Indeed, the most tech-savvy tutors are well-versed in supplemental apps to aid instruction as well as optimal audio and visual settings for your session, depending on the platform you decide to use.
Plus, you can easily record your session and review it later when you’re practicing by yourself. (That’s some serious bang for your buck.)
There are circumstances, however, under which in-person lessons should be prioritized.
Beginning-level students, especially children, require a very detailed style of instruction that can really only be taught in person.
For example, it is of the utmost importance to learn proper posture when playing. Without it, you may be at risk for actual physical damage, such as carpal tunnel and tendinitis.
The bowing technique lends a great deal to expressing dynamic ranges, which can’t be heard even with the most expensive microphones and speakers.
Building a strong foundation in posture and technique demands that your tutor be able to make physical corrections. (It’s gonna happen. A lot.) And for your teacher to even notice where correction should occur simply cannot be done in two dimensions.
Group vs. Private Lessons
Depending on your goals, you might be able to save some cash by enrolling in group lessons.
You can find these at local centers for the arts, strings schools and other community centers. And honestly, the cost can be extremely accessible, with some breaking down to as little as $10 per lesson. You will often find prices set up in monthly subscriptions so that you can maximize the number of classes you attend for the cost.
While group lessons are a decidedly frugal choice for the aspiring violinist, it is worth noting that lessons like these are ideal for beginners who may still be testing the waters, so to speak. Once you’ve decided that you’re all in on violin, it’s probably time to consider hiring a private tutor.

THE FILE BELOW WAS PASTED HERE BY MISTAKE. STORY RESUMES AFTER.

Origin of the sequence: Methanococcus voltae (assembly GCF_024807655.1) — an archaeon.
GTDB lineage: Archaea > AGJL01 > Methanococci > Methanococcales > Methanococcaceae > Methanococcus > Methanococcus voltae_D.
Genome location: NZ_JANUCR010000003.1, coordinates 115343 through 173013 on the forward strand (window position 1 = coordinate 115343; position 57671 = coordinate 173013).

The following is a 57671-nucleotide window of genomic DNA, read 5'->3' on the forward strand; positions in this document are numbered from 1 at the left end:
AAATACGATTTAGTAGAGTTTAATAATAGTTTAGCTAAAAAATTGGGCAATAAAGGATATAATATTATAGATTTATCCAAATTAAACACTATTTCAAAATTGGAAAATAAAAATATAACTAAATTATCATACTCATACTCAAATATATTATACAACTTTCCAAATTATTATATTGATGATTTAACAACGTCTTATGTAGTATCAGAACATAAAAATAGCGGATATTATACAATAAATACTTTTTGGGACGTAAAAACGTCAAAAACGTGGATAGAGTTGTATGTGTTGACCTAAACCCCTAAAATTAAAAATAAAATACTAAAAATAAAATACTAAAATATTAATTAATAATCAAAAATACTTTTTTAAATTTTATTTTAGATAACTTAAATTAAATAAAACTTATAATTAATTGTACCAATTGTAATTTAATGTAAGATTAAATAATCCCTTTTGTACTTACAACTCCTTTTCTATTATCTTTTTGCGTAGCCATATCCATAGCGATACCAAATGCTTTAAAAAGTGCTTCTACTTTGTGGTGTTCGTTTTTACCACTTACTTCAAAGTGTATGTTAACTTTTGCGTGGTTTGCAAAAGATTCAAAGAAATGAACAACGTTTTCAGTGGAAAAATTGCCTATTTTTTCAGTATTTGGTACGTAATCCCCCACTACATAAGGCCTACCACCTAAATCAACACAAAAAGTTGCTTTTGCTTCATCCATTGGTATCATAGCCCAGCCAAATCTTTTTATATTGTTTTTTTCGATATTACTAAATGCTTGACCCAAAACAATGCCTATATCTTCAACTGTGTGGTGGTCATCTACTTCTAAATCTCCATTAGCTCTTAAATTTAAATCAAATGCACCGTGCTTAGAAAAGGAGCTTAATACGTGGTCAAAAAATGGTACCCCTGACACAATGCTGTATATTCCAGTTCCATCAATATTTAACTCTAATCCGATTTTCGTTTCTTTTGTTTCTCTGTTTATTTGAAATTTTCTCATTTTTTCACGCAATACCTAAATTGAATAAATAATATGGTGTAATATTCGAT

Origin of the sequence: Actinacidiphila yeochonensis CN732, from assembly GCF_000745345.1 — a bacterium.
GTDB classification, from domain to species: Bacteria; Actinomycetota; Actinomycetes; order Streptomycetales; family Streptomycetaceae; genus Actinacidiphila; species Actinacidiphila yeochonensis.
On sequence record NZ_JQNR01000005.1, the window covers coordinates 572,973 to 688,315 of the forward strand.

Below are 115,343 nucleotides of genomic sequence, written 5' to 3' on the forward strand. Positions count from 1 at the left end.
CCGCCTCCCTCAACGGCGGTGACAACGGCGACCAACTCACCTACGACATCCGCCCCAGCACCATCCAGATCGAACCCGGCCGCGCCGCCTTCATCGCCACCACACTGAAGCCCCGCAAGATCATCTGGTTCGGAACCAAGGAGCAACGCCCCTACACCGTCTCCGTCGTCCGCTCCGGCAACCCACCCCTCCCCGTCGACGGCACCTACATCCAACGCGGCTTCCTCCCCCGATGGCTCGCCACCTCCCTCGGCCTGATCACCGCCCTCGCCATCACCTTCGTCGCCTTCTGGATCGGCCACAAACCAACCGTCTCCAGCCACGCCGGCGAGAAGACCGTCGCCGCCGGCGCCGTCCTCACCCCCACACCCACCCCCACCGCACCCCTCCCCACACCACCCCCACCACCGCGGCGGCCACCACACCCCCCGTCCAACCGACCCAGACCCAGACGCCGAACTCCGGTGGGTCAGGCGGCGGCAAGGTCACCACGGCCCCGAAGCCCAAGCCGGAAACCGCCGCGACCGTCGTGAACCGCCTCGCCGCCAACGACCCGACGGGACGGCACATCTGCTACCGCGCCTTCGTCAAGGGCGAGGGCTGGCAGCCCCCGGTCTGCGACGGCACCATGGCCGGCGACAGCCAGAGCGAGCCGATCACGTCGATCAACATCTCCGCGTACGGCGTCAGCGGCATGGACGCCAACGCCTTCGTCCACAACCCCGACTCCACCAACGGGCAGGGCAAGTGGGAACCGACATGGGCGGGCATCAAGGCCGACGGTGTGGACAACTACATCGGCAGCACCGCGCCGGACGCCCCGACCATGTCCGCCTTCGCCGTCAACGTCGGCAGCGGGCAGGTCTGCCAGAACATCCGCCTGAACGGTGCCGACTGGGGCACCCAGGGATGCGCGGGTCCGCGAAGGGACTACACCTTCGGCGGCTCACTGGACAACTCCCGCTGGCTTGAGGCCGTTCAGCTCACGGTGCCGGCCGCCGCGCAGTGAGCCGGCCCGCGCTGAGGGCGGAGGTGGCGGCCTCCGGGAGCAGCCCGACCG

Important: if finances are truly a barrier to you or your child’s musical pursuit, look for a nonprofit music education organization that offers low-cost lessons or scholarships. For example, in my home state of Arizona is SOUNDS Academy which was influenced by a similar organization in Massachusetts.
How Long Until I’m Good?
Or, asked a different way: how long do I have to keep paying for lessons?
This is an extremely loaded question, and it depends entirely on you! Some would argue that it’s not even a question worth asking.
For starters, your definition of “good” will be a moving target. What happens after you complete Suzuki Book 1? Book 2, of course. And on and on …
Furthermore, what is your ultimate goal? Learning to play for your own personal enjoyment versus learning to someday join the Academy of St. Martin in the Fields are two vastly different journeys.
Indeed, some of the best advice for aspiring violinists to heed is that the vast majority of people are listening for your passion, not for your technicality. (Unless you’re joining the Academy, in which case you will most definitely be judged on your technicality.)
The point is that the only people who are scrutinizing whether or not you are technically “good” are probably other violinists. You, your friends and family, and other audiences define “good” as whatever makes us feel good.
Now — if you’re really looking for a hard number, count on spending a couple of years practicing four times a week, working with a good tutor, and having plenty of patience and discipline before you’re able to express yourself adequately.
No matter whether you’re playing for your own enjoyment or playing to go pro, violin lessons are integral to that journey. You can find tutors almost anywhere at a range of price points for every level of learner and budget.
And at the end of the day, the most important factor in quality tutelage is connection. If you and your tutor don’t click, your journey can be fraught with frustration and disappointment. If you and your tutor connect well, your journey can be enjoyable and successful.